Lewis and Clark Journals: Codex Fe: 015

lewis and clark journals
Lewis and Clark Journals: Codex Fe: 015
10/25/2021 13:57:16
URL for full object
Citation for full object
Lewis and Clark Journals: Codex Fe: 015
Filename in shared drive folder
Lewis and Clark Journals
General description of the complete original artifact
The Lewis and Clark journals, specifically codex fe: 015, is a collection of data about the weather in July of 1805. Being that the Lewis and Clark expedition started on May 14, 1804 and ended on September 23, 1806 – this data must have been collected as part of their famous journey. Another way we can tell that this data was collected when the expedition was occurring is that three out of the eleven fields in the data set are revolving around the state of the river. In addition to the state of the river, the journal breaks down the weather patterns into several other categories such as the direction of the wind, state of the thermometer, raining patterns, and several other factors. While the first ten fields use quantitative data, Lewis and Clark use the last field in the journal for qualitative data. This section, labeled remarks, is used for them to make small comments on the overall weather such as stating that there was “slight rain in the evening.” Overall, the Lewis and Clark journals are able to give the reader a glimpse into not only what the weather was like at the time, but also what the two renowned explorers were focusing on during their expedition.
Estimated number of records in data set
Estimated number of fields if this were a database
Estimated time to digitize all records in set (hours)
3.5 hours
Time period when data was created
The time period when the data was created was in 1805.
Organization creating data
The data was not created by an organization, but it was scanned by the American Philosophical Society.
Individual who created data (if known or guessable).
The data was most likely created by either Meriwether Lewis or William Clark, but there is also a chance that it was created by Toussaint Charbonneau or Sacagawea as they were also on the expedition.
Shortcomings of this taxonomy for data set (if any)
One of the shortcomings of this taxonomy can be found in the field called “state of the river”. Within this field, there are three sub-sector fields – one of which is labeled “foet”. The issue with this section is that for all thirty-one days, the entire data collection time period, each record is given a dash in order to indicate that no data is entered for that data point. The reason this is a shortcoming of this taxonomy is that due to the entire column being blank, it leads one to wonder what the purpose was of having the field there in the first place for the data collection process of the month of July, 1805.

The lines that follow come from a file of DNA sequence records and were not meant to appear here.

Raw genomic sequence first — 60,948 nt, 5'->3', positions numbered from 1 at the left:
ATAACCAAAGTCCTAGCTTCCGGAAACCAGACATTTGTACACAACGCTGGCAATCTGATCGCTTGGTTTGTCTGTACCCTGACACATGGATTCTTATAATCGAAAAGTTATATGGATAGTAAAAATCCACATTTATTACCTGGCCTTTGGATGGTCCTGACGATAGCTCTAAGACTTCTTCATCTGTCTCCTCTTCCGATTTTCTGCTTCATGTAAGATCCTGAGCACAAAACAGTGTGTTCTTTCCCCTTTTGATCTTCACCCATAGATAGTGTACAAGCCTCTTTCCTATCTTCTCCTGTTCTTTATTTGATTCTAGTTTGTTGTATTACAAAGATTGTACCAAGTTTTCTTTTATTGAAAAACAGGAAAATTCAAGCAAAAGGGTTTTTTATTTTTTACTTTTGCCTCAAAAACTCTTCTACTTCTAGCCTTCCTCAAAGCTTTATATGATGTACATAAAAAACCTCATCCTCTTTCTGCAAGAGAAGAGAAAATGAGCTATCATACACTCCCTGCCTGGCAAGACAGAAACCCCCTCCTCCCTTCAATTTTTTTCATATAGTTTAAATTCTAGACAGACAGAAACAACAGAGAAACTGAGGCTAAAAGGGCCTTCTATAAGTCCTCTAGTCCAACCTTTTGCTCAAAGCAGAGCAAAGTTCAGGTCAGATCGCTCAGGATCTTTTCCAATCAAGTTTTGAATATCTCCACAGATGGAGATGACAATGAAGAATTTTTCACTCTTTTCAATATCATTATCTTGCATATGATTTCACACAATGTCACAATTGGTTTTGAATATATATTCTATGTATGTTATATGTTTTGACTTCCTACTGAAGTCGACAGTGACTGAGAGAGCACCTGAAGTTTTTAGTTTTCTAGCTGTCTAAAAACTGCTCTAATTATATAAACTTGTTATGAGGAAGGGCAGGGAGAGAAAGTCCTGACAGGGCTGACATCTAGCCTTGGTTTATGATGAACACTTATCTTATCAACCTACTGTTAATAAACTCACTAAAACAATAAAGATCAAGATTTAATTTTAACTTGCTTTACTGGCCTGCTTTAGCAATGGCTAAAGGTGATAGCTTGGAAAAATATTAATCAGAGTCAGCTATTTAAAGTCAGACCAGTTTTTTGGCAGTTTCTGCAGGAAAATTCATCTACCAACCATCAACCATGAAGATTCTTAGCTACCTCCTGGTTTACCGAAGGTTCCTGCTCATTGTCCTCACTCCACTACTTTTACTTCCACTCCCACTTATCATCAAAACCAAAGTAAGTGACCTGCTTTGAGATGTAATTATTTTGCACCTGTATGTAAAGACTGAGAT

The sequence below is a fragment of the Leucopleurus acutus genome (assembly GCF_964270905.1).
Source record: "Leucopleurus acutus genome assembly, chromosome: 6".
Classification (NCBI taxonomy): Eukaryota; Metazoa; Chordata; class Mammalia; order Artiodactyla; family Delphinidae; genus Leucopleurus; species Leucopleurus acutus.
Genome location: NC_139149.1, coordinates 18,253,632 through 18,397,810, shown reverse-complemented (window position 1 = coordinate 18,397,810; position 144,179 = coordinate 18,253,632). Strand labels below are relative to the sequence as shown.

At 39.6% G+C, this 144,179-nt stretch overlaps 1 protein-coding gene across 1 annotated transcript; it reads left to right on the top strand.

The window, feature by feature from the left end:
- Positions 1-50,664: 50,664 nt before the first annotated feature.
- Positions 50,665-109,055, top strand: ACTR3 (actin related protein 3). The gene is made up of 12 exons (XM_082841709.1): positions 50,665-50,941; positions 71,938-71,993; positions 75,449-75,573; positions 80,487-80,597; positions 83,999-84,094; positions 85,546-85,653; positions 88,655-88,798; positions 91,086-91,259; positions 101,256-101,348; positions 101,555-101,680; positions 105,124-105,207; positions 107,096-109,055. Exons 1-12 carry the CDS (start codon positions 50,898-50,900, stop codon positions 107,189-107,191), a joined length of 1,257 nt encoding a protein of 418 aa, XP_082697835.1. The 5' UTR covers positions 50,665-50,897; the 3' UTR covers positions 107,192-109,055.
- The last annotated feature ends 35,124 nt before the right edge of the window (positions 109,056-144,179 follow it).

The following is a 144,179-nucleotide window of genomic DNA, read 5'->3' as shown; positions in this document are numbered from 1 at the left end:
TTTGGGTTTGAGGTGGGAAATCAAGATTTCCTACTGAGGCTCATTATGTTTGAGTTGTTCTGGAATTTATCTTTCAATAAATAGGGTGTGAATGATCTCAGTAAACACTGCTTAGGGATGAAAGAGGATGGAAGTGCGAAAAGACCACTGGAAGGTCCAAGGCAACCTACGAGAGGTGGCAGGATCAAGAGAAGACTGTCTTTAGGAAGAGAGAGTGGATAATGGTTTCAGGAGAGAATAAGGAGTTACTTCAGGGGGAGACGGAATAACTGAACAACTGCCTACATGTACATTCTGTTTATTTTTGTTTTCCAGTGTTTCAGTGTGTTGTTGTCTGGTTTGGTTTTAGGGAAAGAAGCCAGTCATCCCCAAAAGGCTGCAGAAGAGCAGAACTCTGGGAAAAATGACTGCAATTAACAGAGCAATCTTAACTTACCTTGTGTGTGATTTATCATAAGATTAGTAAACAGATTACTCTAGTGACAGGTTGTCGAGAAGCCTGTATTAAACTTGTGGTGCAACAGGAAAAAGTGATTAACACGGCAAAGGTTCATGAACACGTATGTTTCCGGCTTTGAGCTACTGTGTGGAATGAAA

Notes about the image you chose
I chose the Lewis and Clark journals because I have learned about these two explorers since elementary school and I found it really interesting to see a piece of data that they wrote. When looking at the physical paper one feature that caught my attention was how straight the lines were on the page. Similar to the document we viewed in our last class, the lines are both perfectly straight with no mistakes. This was shocking to me because unlike the document we examined in class which was made with a large printing machine, this document was made by Lewis and Clark during their expedition which begs the question of what type of tools that they brought with them that would allow their data set to come out in such as neat fashion. Another element about this data set that I noticed was the number 51 in the top right corner. While every other data point has an explanation, this number does not seem to have a clear meaning. One of my hypotheses is that when the paper is flipped upside down, the number becomes more clear and reads 15 which could correlate with this page being labeled Codex Fe: 015.